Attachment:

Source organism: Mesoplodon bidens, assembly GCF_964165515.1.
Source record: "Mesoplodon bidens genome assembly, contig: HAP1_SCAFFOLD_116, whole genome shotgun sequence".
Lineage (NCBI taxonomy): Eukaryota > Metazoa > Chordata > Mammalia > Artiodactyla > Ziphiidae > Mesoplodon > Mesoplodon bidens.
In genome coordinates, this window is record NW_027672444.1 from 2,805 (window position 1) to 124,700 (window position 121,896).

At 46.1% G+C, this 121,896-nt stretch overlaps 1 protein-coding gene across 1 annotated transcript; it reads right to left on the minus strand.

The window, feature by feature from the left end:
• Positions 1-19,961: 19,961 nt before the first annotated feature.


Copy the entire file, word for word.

Source organism: Mesoplodon bidens, assembly GCF_964165515.1.
Source record: "Mesoplodon bidens genome assembly, contig: HAP1_SCAFFOLD_116, whole genome shotgun sequence".
Lineage (NCBI taxonomy): Eukaryota > Metazoa > Chordata > Mammalia > Artiodactyla > Ziphiidae > Mesoplodon > Mesoplodon bidens.
In genome coordinates, this window is record NW_027672444.1 from 2,805 (window position 1) to 124,700 (window position 121,896).

At 46.1% G+C, this 121,896-nt stretch overlaps 1 protein-coding gene across 1 annotated transcript; it reads right to left on the minus strand.

The window, feature by feature from the left end:
• Positions 1-19,961: 19,961 nt before the first annotated feature.